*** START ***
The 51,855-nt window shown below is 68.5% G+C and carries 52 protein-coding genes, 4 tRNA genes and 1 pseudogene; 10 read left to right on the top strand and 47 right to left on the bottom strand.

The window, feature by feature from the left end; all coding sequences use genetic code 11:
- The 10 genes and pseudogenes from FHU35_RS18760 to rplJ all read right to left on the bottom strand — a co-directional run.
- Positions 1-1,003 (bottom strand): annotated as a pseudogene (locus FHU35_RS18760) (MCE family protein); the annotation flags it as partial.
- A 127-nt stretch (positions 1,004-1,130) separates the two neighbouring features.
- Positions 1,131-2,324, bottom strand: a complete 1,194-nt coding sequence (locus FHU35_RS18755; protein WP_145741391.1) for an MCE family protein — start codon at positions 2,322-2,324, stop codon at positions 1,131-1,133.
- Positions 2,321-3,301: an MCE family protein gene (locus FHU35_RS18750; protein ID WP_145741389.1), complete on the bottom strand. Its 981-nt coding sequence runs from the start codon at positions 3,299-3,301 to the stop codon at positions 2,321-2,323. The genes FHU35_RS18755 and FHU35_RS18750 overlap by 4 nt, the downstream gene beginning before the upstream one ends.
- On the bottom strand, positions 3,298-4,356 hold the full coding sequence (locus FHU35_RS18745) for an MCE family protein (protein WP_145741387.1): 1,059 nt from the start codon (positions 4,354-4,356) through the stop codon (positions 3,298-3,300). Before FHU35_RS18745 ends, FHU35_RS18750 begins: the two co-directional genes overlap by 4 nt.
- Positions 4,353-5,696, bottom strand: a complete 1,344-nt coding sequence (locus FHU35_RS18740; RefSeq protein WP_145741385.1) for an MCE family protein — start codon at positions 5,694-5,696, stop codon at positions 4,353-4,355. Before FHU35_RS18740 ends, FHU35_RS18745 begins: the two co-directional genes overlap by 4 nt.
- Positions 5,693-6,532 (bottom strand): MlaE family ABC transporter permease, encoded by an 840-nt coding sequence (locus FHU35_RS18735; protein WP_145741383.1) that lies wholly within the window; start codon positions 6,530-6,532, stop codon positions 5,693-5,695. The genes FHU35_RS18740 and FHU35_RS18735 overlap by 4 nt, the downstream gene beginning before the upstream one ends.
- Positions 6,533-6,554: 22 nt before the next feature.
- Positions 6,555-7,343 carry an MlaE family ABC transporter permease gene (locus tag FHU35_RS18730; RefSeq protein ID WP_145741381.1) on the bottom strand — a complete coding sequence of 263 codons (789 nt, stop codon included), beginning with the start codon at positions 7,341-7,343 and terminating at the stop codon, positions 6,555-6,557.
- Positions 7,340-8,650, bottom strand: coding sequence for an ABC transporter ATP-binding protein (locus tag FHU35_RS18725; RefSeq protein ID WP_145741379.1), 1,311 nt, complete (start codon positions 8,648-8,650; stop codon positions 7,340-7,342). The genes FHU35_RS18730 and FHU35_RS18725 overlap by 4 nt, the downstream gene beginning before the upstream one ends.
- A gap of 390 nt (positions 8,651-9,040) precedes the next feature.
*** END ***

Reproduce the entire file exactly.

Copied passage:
The 51,855-nt window shown below is 68.5% G+C and carries 52 protein-coding genes, 4 tRNA genes and 1 pseudogene; 10 read left to right on the top strand and 47 right to left on the bottom strand.

The window, feature by feature from the left end; all coding sequences use genetic code 11:
- The 10 genes and pseudogenes from FHU35_RS18760 to rplJ all read right to left on the bottom strand — a co-directional run.
- Positions 1-1,003 (bottom strand): annotated as a pseudogene (locus FHU35_RS18760) (MCE family protein); the annotation flags it as partial.
- A 127-nt stretch (positions 1,004-1,130) separates the two neighbouring features.
- Positions 1,131-2,324, bottom strand: a complete 1,194-nt coding sequence (locus FHU35_RS18755; protein WP_145741391.1) for an MCE family protein — start codon at positions 2,322-2,324, stop codon at positions 1,131-1,133.
- Positions 2,321-3,301: an MCE family protein gene (locus FHU35_RS18750; protein ID WP_145741389.1), complete on the bottom strand. Its 981-nt coding sequence runs from the start codon at positions 3,299-3,301 to the stop codon at positions 2,321-2,323. The genes FHU35_RS18755 and FHU35_RS18750 overlap by 4 nt, the downstream gene beginning before the upstream one ends.
- On the bottom strand, positions 3,298-4,356 hold the full coding sequence (locus FHU35_RS18745) for an MCE family protein (protein WP_145741387.1): 1,059 nt from the start codon (positions 4,354-4,356) through the stop codon (positions 3,298-3,300). Before FHU35_RS18745 ends, FHU35_RS18750 begins: the two co-directional genes overlap by 4 nt.
- Positions 4,353-5,696, bottom strand: a complete 1,344-nt coding sequence (locus FHU35_RS18740; RefSeq protein WP_145741385.1) for an MCE family protein — start codon at positions 5,694-5,696, stop codon at positions 4,353-4,355. Before FHU35_RS18740 ends, FHU35_RS18745 begins: the two co-directional genes overlap by 4 nt.
- Positions 5,693-6,532 (bottom strand): MlaE family ABC transporter permease, encoded by an 840-nt coding sequence (locus FHU35_RS18735; protein WP_145741383.1) that lies wholly within the window; start codon positions 6,530-6,532, stop codon positions 5,693-5,695. The genes FHU35_RS18740 and FHU35_RS18735 overlap by 4 nt, the downstream gene beginning before the upstream one ends.
- Positions 6,533-6,554: 22 nt before the next feature.
- Positions 6,555-7,343 carry an MlaE family ABC transporter permease gene (locus tag FHU35_RS18730; RefSeq protein ID WP_145741381.1) on the bottom strand — a complete coding sequence of 263 codons (789 nt, stop codon included), beginning with the start codon at positions 7,341-7,343 and terminating at the stop codon, positions 6,555-6,557.
- Positions 7,340-8,650, bottom strand: coding sequence for an ABC transporter ATP-binding protein (locus tag FHU35_RS18725; RefSeq protein ID WP_145741379.1), 1,311 nt, complete (start codon positions 8,648-8,650; stop codon positions 7,340-7,342). The genes FHU35_RS18730 and FHU35_RS18725 overlap by 4 nt, the downstream gene beginning before the upstream one ends.
- A gap of 390 nt (positions 8,651-9,040) precedes the next feature.